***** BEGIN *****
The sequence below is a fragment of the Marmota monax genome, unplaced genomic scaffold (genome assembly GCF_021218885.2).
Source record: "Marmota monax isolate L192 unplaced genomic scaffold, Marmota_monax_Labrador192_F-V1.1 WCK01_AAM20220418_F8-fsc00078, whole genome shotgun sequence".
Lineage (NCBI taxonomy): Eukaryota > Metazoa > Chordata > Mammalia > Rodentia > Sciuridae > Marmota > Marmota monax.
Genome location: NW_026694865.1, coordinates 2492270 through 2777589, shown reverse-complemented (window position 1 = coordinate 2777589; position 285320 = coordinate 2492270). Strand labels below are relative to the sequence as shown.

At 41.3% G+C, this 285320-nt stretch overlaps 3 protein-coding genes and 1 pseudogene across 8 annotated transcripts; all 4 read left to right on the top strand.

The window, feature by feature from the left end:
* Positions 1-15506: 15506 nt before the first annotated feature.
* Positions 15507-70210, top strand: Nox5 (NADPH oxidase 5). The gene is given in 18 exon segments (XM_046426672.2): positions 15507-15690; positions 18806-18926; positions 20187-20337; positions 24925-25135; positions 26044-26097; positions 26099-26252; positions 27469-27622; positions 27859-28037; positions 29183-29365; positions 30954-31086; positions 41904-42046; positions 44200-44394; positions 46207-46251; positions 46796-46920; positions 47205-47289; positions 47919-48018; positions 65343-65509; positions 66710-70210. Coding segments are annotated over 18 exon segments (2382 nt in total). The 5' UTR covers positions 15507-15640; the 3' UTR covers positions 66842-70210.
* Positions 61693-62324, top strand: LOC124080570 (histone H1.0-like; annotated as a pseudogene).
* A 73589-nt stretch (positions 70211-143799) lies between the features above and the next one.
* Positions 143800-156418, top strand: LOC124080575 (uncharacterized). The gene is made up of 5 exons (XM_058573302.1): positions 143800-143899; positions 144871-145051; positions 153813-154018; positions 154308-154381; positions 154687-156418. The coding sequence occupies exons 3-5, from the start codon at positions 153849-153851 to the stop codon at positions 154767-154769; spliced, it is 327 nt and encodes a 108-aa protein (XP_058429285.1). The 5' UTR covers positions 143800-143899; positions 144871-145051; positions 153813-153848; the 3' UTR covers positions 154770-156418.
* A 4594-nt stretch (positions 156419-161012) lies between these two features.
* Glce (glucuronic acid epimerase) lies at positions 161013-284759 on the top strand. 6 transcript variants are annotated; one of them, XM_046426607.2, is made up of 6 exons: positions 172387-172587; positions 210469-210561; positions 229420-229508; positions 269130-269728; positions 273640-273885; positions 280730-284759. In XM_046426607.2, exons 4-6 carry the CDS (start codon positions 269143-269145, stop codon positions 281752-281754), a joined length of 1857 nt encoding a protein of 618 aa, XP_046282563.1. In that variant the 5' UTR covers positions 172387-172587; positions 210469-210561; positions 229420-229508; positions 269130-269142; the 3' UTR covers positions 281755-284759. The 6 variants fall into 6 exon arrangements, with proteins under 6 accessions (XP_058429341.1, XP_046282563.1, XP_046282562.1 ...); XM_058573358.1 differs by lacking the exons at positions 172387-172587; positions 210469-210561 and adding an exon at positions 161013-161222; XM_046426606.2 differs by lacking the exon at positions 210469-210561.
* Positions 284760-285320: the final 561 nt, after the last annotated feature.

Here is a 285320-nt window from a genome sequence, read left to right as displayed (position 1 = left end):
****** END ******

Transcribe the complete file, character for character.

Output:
The sequence below is a fragment of the Marmota monax genome, unplaced genomic scaffold (genome assembly GCF_021218885.2).
Source record: "Marmota monax isolate L192 unplaced genomic scaffold, Marmota_monax_Labrador192_F-V1.1 WCK01_AAM20220418_F8-fsc00078, whole genome shotgun sequence".
Lineage (NCBI taxonomy): Eukaryota > Metazoa > Chordata > Mammalia > Rodentia > Sciuridae > Marmota > Marmota monax.
Genome location: NW_026694865.1, coordinates 2492270 through 2777589, shown reverse-complemented (window position 1 = coordinate 2777589; position 285320 = coordinate 2492270). Strand labels below are relative to the sequence as shown.

At 41.3% G+C, this 285320-nt stretch overlaps 3 protein-coding genes and 1 pseudogene across 8 annotated transcripts; all 4 read left to right on the top strand.

The window, feature by feature from the left end:
* Positions 1-15506: 15506 nt before the first annotated feature.
* Positions 15507-70210, top strand: Nox5 (NADPH oxidase 5). The gene is given in 18 exon segments (XM_046426672.2): positions 15507-15690; positions 18806-18926; positions 20187-20337; positions 24925-25135; positions 26044-26097; positions 26099-26252; positions 27469-27622; positions 27859-28037; positions 29183-29365; positions 30954-31086; positions 41904-42046; positions 44200-44394; positions 46207-46251; positions 46796-46920; positions 47205-47289; positions 47919-48018; positions 65343-65509; positions 66710-70210. Coding segments are annotated over 18 exon segments (2382 nt in total). The 5' UTR covers positions 15507-15640; the 3' UTR covers positions 66842-70210.
* Positions 61693-62324, top strand: LOC124080570 (histone H1.0-like; annotated as a pseudogene).
* A 73589-nt stretch (positions 70211-143799) lies between the features above and the next one.
* Positions 143800-156418, top strand: LOC124080575 (uncharacterized). The gene is made up of 5 exons (XM_058573302.1): positions 143800-143899; positions 144871-145051; positions 153813-154018; positions 154308-154381; positions 154687-156418. The coding sequence occupies exons 3-5, from the start codon at positions 153849-153851 to the stop codon at positions 154767-154769; spliced, it is 327 nt and encodes a 108-aa protein (XP_058429285.1). The 5' UTR covers positions 143800-143899; positions 144871-145051; positions 153813-153848; the 3' UTR covers positions 154770-156418.
* A 4594-nt stretch (positions 156419-161012) lies between these two features.
* Glce (glucuronic acid epimerase) lies at positions 161013-284759 on the top strand. 6 transcript variants are annotated; one of them, XM_046426607.2, is made up of 6 exons: positions 172387-172587; positions 210469-210561; positions 229420-229508; positions 269130-269728; positions 273640-273885; positions 280730-284759. In XM_046426607.2, exons 4-6 carry the CDS (start codon positions 269143-269145, stop codon positions 281752-281754), a joined length of 1857 nt encoding a protein of 618 aa, XP_046282563.1. In that variant the 5' UTR covers positions 172387-172587; positions 210469-210561; positions 229420-229508; positions 269130-269142; the 3' UTR covers positions 281755-284759. The 6 variants fall into 6 exon arrangements, with proteins under 6 accessions (XP_058429341.1, XP_046282563.1, XP_046282562.1 ...); XM_058573358.1 differs by lacking the exons at positions 172387-172587; positions 210469-210561 and adding an exon at positions 161013-161222; XM_046426606.2 differs by lacking the exon at positions 210469-210561.
* Positions 284760-285320: the final 561 nt, after the last annotated feature.

Here is a 285320-nt window from a genome sequence, read left to right as displayed (position 1 = left end):